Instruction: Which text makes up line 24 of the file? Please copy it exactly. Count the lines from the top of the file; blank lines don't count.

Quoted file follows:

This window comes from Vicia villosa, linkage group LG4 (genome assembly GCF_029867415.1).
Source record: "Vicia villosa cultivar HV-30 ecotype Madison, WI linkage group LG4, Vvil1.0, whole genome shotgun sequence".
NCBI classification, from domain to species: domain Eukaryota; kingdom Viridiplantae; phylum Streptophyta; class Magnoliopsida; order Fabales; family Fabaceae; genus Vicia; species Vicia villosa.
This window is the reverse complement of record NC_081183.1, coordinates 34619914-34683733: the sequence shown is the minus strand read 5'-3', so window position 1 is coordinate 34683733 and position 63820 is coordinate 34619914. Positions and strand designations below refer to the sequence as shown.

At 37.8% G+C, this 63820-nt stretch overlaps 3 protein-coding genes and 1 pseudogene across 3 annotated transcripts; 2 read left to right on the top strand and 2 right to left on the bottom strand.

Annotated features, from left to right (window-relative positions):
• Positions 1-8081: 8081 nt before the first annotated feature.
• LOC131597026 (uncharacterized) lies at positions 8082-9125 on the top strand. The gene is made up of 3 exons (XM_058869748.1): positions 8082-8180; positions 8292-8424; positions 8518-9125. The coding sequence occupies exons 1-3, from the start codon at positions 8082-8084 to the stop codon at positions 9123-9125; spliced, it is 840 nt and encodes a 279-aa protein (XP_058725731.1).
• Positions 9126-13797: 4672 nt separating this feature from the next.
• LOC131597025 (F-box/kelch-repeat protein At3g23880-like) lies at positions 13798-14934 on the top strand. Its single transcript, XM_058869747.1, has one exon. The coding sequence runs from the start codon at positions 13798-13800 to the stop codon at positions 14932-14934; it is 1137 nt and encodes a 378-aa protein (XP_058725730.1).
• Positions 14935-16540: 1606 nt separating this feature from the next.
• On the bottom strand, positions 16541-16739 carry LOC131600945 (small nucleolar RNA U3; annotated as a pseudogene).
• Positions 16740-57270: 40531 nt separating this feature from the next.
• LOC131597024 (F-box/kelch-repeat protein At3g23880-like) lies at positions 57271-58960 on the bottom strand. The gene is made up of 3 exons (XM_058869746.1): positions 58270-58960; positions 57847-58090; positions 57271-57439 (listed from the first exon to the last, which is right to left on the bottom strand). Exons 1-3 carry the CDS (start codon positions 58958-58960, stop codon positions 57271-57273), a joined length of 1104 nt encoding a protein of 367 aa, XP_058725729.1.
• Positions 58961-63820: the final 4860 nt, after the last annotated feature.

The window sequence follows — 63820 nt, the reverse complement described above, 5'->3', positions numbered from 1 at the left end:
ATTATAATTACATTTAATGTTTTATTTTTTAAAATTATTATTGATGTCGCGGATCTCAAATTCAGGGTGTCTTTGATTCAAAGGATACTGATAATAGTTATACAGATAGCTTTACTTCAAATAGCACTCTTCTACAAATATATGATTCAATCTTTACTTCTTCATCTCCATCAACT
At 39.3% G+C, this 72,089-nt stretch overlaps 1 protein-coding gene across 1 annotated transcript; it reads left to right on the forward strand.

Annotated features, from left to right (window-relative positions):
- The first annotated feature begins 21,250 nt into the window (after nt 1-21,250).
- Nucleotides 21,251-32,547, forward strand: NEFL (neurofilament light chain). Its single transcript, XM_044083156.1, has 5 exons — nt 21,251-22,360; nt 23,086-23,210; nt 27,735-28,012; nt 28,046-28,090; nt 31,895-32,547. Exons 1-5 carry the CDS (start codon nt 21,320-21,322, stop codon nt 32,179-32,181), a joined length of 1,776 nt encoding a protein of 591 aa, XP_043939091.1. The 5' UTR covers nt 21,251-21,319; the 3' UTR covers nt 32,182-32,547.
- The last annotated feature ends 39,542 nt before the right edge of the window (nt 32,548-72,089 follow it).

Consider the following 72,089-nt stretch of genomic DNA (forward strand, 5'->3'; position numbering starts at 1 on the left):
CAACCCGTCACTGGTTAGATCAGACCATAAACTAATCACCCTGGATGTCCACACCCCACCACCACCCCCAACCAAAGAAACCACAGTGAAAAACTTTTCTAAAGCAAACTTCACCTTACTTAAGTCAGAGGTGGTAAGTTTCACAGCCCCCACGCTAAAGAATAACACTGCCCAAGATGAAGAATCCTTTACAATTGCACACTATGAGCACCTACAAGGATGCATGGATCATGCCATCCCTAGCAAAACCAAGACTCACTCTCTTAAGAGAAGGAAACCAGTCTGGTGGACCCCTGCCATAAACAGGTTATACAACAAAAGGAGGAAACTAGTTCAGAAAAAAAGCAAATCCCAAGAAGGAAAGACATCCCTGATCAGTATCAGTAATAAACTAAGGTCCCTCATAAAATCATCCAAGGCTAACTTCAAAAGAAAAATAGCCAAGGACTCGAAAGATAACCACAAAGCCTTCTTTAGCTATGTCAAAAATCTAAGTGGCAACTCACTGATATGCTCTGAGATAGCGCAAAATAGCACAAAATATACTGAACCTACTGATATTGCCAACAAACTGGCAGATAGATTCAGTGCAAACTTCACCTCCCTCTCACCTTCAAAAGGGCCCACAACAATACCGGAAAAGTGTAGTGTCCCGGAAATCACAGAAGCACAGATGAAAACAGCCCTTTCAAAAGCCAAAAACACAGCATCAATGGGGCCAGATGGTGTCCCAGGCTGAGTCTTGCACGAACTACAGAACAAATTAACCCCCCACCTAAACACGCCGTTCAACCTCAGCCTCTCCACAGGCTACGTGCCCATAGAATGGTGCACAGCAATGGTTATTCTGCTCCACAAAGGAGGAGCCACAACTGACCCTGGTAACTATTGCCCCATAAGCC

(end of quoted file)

CAACCCGTCACTGGTTAGATCAGACCATAAACTAATCACCCTGGATGTCCACACCCCACCACCACCCCCAACCAAAGAAACCACAGTGAAAAACTTTTCTAAAGCAAACTTCACCTTACTTAAGTCAGAGGTGGTAAGTTTCACAGCCCCCACGCTAAAGAATAACACTGCCCAAGATGAAGAATCCTTTACAATTGCACACTATGAGCACCTACAAGGATGCATGGATCATGCCATCCCTAGCAAAACCAAGACTCACTCTCTTAAGAGAAGGAAACCAGTCTGGTGGACCCCTGCCATAAACAGGTTATACAACAAAAGGAGGAAACTAGTTCAGAAAAAAAGCAAATCCCAAGAAGGAAAGACATCCCTGATCAGTATCAGTAATAAACTAAGGTCCCTCATAAAATCATCCAAGGCTAACTTCAAAAGAAAAATAGCCAAGGACTCGAAAGATAACCACAAAGCCTTCTTTAGCTATGTCAAAAATCTAAGTGGCAACTCACTGATATGCTCTGAGATAGCGCAAAATAGCACAAAATATACTGAACCTACTGATATTGCCAACAAACTGGCAGATAGATTCAGTGCAAACTTCACCTCCCTCTCACCTTCAAAAGGGCCCACAACAATACCGGAAAAGTGTAGTGTCCCGGAAATCACAGAAGCACAGATGAAAACAGCCCTTTCAAAAGCCAAAAACACAGCATCAATGGGGCCAGATGGTGTCCCAGGCTGAGTCTTGCACGAACTACAGAACAAATTAACCCCCCACCTAAACACGCCGTTCAACCTCAGCCTCTCCACAGGCTACGTGCCCATAGAATGGTGCACAGCAATGGTTATTCTGCTCCACAAAGGAGGAGCCACAACTGACCCTGGTAACTATTGCCCCATAAGCC